Mara and her mom first came to the U.S. on a temporary visa back in 2000. But a few years later, it expired and they stayed. And suddenly Mara, who felt American, was no longer allowed to be here. Many young immigrants find themselves in this position – they were brought here, they created a life here, but they don’t have papers that allow them to be here. So, Mara grapples with the question: where does she belong? She calls herself a “hybrid.”

“It’s like being two different people almost simultaneously,” she says. Portuguese at home, English out in the world. And then there was the underlying stress that her parents could be sent back to Brazil at any moment. They’re here without papers, too.

When she and her family first arrived, she adjusted to life here more quickly than they did. She took on a lot of the household responsibilities. She’d write the checks. She’d find the apartments to rent. She’d interpret for her parents’ doctors’ appointments. All the while, struggling with the demands of her two disparate cultures – the Brazilian and the American.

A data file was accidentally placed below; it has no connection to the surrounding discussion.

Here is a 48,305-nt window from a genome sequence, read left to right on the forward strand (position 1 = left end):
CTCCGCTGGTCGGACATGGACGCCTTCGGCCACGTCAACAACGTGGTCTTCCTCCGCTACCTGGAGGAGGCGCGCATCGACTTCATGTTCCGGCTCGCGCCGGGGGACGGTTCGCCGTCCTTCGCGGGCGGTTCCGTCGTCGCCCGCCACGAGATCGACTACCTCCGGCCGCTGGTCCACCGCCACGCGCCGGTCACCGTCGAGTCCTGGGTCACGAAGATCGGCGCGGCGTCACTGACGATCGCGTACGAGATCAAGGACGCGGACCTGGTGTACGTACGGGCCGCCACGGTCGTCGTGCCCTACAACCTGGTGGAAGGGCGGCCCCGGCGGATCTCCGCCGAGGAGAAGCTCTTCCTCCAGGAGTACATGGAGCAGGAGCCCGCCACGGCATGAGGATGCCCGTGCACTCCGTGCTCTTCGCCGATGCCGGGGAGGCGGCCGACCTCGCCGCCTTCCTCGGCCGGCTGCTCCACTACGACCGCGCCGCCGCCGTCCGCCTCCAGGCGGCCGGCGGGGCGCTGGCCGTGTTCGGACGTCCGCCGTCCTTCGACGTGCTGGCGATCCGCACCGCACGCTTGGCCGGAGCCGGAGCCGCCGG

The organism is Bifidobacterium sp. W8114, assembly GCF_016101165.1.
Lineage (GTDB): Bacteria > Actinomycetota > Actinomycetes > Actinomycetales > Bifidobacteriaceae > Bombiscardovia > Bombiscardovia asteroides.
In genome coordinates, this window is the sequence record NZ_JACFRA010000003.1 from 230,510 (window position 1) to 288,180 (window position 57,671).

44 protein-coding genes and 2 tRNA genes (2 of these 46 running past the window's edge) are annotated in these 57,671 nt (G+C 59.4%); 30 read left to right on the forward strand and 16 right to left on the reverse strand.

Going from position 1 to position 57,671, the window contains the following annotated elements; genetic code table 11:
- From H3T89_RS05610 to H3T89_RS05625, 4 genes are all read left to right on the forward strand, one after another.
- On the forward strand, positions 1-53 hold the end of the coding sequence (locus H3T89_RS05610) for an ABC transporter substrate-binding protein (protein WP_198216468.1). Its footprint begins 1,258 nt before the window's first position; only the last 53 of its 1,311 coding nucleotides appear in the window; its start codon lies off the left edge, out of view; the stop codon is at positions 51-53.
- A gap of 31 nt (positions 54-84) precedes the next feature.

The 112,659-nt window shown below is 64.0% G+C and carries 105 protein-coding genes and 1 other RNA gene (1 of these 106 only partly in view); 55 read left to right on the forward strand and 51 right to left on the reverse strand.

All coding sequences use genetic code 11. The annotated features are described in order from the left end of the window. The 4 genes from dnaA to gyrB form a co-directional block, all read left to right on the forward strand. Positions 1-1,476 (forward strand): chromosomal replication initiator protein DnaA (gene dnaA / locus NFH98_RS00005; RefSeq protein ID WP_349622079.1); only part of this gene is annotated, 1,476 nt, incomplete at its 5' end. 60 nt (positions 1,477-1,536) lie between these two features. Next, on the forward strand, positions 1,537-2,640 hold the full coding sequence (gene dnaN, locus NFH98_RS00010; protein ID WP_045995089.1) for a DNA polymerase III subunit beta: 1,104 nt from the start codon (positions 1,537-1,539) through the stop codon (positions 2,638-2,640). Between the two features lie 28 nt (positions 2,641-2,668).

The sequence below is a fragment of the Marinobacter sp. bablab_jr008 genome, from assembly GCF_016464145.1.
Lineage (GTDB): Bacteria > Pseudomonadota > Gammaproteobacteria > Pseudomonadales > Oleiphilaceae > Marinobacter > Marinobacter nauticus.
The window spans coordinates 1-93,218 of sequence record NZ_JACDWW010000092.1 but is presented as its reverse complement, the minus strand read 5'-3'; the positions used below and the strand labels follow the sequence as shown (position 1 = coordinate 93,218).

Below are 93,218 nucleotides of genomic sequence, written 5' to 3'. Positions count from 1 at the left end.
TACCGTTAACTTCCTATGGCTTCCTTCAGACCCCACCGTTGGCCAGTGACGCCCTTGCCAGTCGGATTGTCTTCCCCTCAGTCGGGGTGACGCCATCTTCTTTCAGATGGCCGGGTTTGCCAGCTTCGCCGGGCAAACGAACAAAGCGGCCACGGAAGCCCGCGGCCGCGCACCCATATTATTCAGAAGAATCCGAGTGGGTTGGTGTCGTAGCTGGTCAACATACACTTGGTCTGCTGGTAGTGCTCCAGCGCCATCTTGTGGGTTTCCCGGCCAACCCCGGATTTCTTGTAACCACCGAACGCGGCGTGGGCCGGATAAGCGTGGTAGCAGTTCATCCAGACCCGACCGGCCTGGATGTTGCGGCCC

When she got to high school, doors began to close on her. “All throughout my years in school all my teachers always encouraged me to do well, and I did. That’s what teachers are supposed to do,” she admits.  “And I thought obviously you can conquer the world. And I thought and grew up thinking that I could too.” But things turned out differently than she expected. She couldn’t study her way to citizenship. She couldn’t get a drivers license at 16 like her peers. She couldn’t go on a school trip to Spain. What she really wanted was to go to college, but most financial aid, scholarships and in-state tuition require proof of legal residency. And she didn’t have that.